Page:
"I remember when Johnny [Carson] in his monologue would say things like, 'I went into McDonalds," says Ludwin, "and Ed would say, 'What? You went into McDonald's?!' and Johnny would say, 'I went in to set up this joke.' Well, Jay actually once worked at McDonald's."
Of all the words in the language, "work" is the one that has best matched Leno over these years: a relentless blue-collar ethic that has powered show after show, year after year, and when not in front of a camera, in front of live audiences. (As Leno once said, "If you want to hear the jokes, I will come to where you are and do them.")
He landed his first appearance on "The Tonight Show" in 1977, then spent the next seven years scratching to get back on. When he finally did, as substitute host in the early '80s, he essentially never left.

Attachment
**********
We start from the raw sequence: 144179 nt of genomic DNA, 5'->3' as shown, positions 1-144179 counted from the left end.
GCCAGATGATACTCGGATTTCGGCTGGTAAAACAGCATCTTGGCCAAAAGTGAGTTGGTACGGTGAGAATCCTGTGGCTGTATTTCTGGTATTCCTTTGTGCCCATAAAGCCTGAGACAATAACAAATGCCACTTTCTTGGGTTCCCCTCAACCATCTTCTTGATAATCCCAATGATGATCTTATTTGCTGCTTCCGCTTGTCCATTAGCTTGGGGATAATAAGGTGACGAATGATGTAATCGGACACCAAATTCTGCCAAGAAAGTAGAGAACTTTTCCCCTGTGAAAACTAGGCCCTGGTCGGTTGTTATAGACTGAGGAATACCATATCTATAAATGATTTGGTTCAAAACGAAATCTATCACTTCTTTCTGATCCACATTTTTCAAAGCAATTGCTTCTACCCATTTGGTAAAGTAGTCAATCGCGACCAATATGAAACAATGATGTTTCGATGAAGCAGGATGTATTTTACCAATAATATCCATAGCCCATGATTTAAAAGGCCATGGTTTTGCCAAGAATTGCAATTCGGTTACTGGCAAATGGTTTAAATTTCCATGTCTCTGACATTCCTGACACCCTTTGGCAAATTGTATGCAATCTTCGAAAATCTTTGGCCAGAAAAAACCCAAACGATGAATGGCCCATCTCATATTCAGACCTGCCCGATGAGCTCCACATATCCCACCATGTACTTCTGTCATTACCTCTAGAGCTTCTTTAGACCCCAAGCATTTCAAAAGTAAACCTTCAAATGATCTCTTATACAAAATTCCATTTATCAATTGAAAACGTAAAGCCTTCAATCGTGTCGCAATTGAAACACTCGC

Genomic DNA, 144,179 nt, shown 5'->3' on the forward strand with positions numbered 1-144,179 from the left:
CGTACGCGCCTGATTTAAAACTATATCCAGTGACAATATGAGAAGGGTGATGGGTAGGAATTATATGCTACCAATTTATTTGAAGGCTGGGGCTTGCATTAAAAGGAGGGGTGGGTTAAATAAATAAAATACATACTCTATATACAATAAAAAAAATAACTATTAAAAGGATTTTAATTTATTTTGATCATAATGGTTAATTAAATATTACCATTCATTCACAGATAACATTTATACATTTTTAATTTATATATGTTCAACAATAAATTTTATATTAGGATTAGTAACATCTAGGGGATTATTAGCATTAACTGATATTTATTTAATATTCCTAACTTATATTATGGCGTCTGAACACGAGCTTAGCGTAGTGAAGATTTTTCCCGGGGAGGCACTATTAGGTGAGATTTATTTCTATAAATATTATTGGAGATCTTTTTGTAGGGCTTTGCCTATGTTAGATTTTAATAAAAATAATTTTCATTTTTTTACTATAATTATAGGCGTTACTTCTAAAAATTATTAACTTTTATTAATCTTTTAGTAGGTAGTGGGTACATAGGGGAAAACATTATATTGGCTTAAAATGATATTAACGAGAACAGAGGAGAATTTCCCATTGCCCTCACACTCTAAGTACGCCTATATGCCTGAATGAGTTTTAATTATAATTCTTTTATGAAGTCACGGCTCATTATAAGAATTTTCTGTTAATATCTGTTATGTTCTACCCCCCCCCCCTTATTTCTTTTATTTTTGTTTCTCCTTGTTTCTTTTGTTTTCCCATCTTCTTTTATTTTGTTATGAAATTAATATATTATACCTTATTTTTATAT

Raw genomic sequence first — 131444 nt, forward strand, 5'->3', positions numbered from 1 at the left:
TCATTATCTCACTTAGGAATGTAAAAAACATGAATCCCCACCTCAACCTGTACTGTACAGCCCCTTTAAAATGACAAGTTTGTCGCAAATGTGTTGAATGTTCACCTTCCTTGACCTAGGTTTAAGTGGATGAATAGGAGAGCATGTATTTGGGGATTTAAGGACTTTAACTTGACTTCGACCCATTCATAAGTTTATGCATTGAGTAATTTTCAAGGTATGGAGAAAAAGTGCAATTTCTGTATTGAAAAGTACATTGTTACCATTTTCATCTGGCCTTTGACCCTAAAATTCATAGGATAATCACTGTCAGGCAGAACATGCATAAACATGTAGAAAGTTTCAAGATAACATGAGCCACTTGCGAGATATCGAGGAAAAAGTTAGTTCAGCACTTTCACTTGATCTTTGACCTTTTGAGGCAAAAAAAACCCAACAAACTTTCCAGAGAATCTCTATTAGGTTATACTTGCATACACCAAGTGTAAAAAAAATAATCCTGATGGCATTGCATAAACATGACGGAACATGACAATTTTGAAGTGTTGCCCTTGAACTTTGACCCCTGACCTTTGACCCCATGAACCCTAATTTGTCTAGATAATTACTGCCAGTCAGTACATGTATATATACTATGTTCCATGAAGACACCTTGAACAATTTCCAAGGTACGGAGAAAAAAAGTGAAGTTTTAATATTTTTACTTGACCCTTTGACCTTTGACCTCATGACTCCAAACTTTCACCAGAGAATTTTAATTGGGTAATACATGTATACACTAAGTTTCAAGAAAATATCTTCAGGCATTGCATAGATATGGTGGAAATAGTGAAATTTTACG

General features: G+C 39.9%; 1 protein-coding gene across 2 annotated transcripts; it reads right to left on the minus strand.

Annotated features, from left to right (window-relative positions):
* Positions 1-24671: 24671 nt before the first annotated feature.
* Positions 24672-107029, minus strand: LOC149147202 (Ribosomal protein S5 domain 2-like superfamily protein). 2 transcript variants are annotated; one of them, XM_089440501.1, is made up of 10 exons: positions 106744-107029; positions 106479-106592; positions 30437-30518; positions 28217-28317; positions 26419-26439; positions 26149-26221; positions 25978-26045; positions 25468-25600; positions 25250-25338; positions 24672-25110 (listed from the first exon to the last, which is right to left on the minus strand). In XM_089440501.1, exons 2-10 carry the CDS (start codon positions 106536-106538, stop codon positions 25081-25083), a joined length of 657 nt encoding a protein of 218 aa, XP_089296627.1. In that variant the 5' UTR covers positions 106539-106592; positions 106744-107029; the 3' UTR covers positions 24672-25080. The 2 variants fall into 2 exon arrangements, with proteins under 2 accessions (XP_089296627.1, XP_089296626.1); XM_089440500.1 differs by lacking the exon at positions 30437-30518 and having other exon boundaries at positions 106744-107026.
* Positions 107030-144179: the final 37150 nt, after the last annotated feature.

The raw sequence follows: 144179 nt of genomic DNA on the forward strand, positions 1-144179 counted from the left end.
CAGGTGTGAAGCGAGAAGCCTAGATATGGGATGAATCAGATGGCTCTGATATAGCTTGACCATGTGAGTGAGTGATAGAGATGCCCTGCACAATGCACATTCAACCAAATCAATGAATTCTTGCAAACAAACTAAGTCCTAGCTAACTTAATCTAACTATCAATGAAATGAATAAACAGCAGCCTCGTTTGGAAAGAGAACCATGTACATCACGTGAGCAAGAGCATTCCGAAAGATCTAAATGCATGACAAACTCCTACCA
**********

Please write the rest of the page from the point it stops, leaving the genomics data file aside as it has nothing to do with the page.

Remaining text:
In a profile by Los Angeles Times writer Paul Brownfield in 2000, Leno tried to explain why so many fellow comics -- and eventually critics -- turned against him: "There's nothing funnier to me than sitting in Jerry's Deli listening to a bunch of guys whine about how clever and inventive they were, and [how] the networks were scared, and now they are out of a job. You're either doing it or you're not doing it. There's a bit of that New England Calvinist thing there [for me], where you just go, 'Shut up and do the job.' "
And now the job is finished. Why did so many viewers like Leno for so long, and why will they miss him? Because there's a little bit of the Calvinist thing in them, too: middle-class strivers who are trying to get through the day. He understood the people who watched him because, on some very fundamental level, he is one of them.
Colasuonno says Leno "liked doing what he did, and he had a chance to do it. I don't have any other psychological insight into that.
"What'll he do after [he leaves the show]? He'll work."
Leno's best moments